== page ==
My parents and I visited the White House, as well. I seem to recall that we entered through the North Portico, and the light fixture there certainly looks familiar. It looks like my memory might actually be accurate. The White House website says that the North Portico was “(o)nce the principal entrance to the White House for both the family and the public.” These days it looks like the visitor tours leave through that door. It was a house. A very nice house, but a house. Not so much with books and plants (the rose garden is supposed to be very nice, but I don’t think we spent much time there).
At some point we took a side trip to Mount Vernon, which was where George and Martha Washington lived. It was another historic house. I do remember George and Martha Washington’s graves and being disappointed that so many of the outbuildings were reconstructed and/or replicas.
We took two non-North-Carolina-or-Florida trips in 1979. I can’t remember which came first, though, and the photographs we have were all taken with a Polaroid SX-70, so they are completely undated. So we’ll do the bigger trip first, and then move onto the smaller one later.
The bigger trip was Gettysburg, Washington, bits of Maryland (including Barbara Fritsche’s house), Williamsburg, and Jamestown. Because of my parents’ thing about famous houses, we also fit Mount Vernon and Monticello (homes of George Washington and Thomas Jefferson, respectively) in on the trip. The order of that photo album has us going to Gettysburg, then the National Cemetery, then to Mount Vernon, then back to do the rest of D.C. and Monticello after Williamsburg and Jamestown, so that’s probably what I will do here.
Gettysburg, Pennsylvania is home to the aptly named Gettysburg National Military Park, which encompasses the battlefield, a national cemetery, assorted monuments, and a visitor’s center. The visitor’s center is home to a museum, a “Cyclorama,” which is a circular panoramic painting, in this case, of the battlefield.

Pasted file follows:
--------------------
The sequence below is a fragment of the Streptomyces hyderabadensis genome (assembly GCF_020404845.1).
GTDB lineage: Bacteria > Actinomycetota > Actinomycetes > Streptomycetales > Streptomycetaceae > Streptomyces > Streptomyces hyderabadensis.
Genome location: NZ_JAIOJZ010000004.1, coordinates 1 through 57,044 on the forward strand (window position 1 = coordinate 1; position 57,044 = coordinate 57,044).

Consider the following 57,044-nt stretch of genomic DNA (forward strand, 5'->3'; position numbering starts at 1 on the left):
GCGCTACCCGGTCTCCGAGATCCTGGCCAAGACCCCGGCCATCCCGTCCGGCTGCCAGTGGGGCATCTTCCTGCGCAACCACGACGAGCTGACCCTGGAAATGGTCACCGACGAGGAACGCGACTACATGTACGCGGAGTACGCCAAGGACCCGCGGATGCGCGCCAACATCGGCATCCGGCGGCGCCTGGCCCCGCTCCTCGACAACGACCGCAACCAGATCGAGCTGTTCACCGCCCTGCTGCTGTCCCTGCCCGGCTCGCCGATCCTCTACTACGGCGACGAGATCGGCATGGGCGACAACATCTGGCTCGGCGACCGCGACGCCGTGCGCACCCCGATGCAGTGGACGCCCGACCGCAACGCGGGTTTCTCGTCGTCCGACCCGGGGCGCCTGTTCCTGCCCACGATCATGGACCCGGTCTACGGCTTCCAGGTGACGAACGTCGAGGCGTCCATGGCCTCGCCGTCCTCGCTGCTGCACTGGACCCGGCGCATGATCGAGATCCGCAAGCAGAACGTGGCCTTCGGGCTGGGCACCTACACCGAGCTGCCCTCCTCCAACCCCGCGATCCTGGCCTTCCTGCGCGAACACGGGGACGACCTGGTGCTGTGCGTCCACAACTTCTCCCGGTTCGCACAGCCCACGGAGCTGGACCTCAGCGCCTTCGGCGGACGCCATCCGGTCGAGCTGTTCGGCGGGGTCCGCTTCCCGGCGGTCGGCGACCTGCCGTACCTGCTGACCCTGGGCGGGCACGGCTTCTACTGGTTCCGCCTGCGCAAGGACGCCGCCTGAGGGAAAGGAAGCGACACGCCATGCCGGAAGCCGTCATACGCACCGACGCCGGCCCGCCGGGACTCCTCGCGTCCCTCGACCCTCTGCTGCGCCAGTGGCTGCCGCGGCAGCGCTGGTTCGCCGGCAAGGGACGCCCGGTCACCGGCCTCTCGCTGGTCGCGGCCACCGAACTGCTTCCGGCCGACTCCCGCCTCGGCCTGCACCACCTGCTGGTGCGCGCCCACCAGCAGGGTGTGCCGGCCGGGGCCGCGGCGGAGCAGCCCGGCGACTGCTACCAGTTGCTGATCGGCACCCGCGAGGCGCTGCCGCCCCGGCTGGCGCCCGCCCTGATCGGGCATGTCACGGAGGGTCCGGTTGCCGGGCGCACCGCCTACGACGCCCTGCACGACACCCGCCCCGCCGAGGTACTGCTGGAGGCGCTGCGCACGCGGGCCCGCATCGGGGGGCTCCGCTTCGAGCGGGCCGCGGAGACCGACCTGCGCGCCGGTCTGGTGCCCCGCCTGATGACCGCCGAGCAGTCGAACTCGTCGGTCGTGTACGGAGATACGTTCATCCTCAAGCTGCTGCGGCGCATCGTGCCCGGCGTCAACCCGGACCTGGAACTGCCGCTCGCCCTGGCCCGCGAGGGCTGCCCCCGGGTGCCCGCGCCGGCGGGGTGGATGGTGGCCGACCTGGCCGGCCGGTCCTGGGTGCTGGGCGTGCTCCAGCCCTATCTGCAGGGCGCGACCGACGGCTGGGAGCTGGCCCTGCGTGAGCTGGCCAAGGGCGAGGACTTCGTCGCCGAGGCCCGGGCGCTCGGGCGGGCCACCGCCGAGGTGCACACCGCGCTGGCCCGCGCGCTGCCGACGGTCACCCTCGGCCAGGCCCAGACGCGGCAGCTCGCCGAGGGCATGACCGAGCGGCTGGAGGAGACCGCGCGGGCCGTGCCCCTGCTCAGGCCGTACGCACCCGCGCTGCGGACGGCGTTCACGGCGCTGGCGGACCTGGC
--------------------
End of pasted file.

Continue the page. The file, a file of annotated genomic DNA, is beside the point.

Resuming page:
The Battle of Gettysburg, which was fought on July 1, 2, and 3, 1863, is thought of as the “turning point” for the Civil War. Up until that battle, the Confederacy seemed to be doing pretty well, Gettysburg ended the Confederacy’s hopes of victory. And, indeed, the war only went on for nine months and six days (by my count) after the Battle of Gettysburg ended. Gettysburg was the bloodiest battle of the Civil War, with over 50,000 casualties.
We stayed in town in a hotel next door to the house where the only civilian casualty of the battle, Ginnie Wade, died. Ginnie lived in the center of the town, and she had come to visit her sister on the outskirts of town at the time of the battle. A bullet, either fired by a sniper, or a stray bullet from a nearby skirmish, passed through two doors and hit Ginnie, killing her instantly. I looked at this area on Google Maps and I seem to recall more buildings in that area than there are today.
When we visited Gettysburg, there was an observation tower near the battlefield. The National Park has since seized the property under eminent domain laws and demolished the tower. The National Park Service apparently intends to restore the land to what it looked like in 1863, and since the tower had a very 1970s vibe to it (and, indeed, it could not have been built without access to computers to calculate the support necessary to build the tower with the minimum amount of steel), it had to go. Ir’s kind of a pity, though. The tower won an award from the American Council of Civil Engineers and was the subject of patent D227448. The Visitors Center and Cyclorama have been razed and rebuilt in a more 1863-ish style since my visit, as well. The new building looks more like a farmhouse and barn than the old building did.